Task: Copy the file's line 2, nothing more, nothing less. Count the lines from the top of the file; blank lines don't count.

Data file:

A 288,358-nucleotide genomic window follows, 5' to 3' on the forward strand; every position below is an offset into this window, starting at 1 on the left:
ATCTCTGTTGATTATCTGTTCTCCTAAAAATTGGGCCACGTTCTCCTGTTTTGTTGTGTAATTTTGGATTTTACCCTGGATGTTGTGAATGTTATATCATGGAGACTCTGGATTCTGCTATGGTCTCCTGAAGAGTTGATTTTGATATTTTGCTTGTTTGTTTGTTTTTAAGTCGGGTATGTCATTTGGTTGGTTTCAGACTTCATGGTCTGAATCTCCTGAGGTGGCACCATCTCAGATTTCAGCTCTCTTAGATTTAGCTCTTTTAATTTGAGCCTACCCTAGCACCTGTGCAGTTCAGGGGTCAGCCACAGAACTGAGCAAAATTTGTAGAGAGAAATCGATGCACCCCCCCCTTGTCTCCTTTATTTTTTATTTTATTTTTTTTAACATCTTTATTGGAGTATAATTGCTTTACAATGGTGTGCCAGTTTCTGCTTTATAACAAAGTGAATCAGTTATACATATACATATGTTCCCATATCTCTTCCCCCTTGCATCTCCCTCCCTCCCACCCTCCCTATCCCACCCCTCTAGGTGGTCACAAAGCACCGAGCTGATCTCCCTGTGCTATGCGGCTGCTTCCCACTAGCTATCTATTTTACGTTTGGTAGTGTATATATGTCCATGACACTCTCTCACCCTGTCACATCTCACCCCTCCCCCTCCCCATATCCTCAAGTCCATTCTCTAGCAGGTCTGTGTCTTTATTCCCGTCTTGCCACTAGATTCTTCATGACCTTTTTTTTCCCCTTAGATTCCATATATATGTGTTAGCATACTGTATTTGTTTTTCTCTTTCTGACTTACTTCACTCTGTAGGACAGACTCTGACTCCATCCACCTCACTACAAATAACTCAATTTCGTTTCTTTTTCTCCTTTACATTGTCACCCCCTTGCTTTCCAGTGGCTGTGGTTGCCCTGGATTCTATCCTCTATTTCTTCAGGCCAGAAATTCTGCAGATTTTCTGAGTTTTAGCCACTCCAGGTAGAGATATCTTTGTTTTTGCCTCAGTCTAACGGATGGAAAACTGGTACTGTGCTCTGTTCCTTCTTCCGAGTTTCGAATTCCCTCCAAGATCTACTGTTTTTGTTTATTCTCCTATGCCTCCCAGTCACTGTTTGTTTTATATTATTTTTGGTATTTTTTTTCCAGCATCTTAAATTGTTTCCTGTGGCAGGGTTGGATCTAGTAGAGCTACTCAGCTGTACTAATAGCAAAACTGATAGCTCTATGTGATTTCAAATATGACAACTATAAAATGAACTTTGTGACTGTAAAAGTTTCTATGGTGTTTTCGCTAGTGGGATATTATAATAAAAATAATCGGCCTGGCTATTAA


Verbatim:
ATCTCTGTTGATTATCTGTTCTCCTAAAAATTGGGCCACGTTCTCCTGTTTTGTTGTGTAATTTTGGATTTTACCCTGGATGTTGTGAATGTTATATCATGGAGACTCTGGATTCTGCTATGGTCTCCTGAAGAGTTGATTTTGATATTTTGCTTGTTTGTTTGTTTTTAAGTCGGGTATGTCATTTGGTTGGTTTCAGACTTCATGGTCTGAATCTCCTGAGGTGGCACCATCTCAGATTTCAGCTCTCTTAGATTTAGCTCTTTTAATTTGAGCCTACCCTAGCACCTGTGCAGTTCAGGGGTCAGCCACAGAACTGAGCAAAATTTGTAGAGAGAAATCGATGCACCCCCCCCTTGTCTCCTTTATTTTTTATTTTATTTTTTTTAACATCTTTATTGGAGTATAATTGCTTTACAATGGTGTGCCAGTTTCTGCTTTATAACAAAGTGAATCAGTTATACATATACATATGTTCCCATATCTCTTCCCCCTTGCATCTCCCTCCCTCCCACCCTCCCTATCCCACCCCTCTAGGTGGTCACAAAGCACCGAGCTGATCTCCCTGTGCTATGCGGCTGCTTCCCACTAGCTATCTATTTTACGTTTGGTAGTGTATATATGTCCATGACACTCTCTCACCCTGTCACATCTCACCCCTCCCCCTCCCCATATCCTCAAGTCCATTCTCTAGCAGGTCTGTGTCTTTATTCCCGTCTTGCCACTAGATTCTTCATGACCTTTTTTTTCCCCTTAGATTCCATATATATGTGTTAGCATACTGTATTTGTTTTTCTCTTTCTGACTTACTTCACTCTGTAGGACAGACTCTGACTCCATCCACCTCACTACAAATAACTCAATTTCGTTTCTTTTTCTCCTTTACATTGTCACCCCCTTGCTTTCCAGTGGCTGTGGTTGCCCTGGATTCTATCCTCTATTTCTTCAGGCCAGAAATTCTGCAGATTTTCTGAGTTTTAGCCACTCCAGGTAGAGATATCTTTGTTTTTGCCTCAGTCTAACGGATGGAAAACTGGTACTGTGCTCTGTTCCTTCTTCCGAGTTTCGAATTCCCTCCAAGATCTACTGTTTTTGTTTATTCTCCTATGCCTCCCAGTCACTGTTTGTTTTATATTATTTTTGGTATTTTTTTTCCAGCATCTTAAATTGTTTCCTGTGGCAGGGTTGGATCTAGTAGAGCTACTCAGCTGTACTAATAGCAAAACTGATAGCTCTATGTGATTTCAAATATGACAACTATAAAATGAACTTTGTGACTGTAAAAGTTTCTATGGTGTTTTCGCTAGTGGGATATTATAATAAAAATAATCGGCCTGGCTATTAA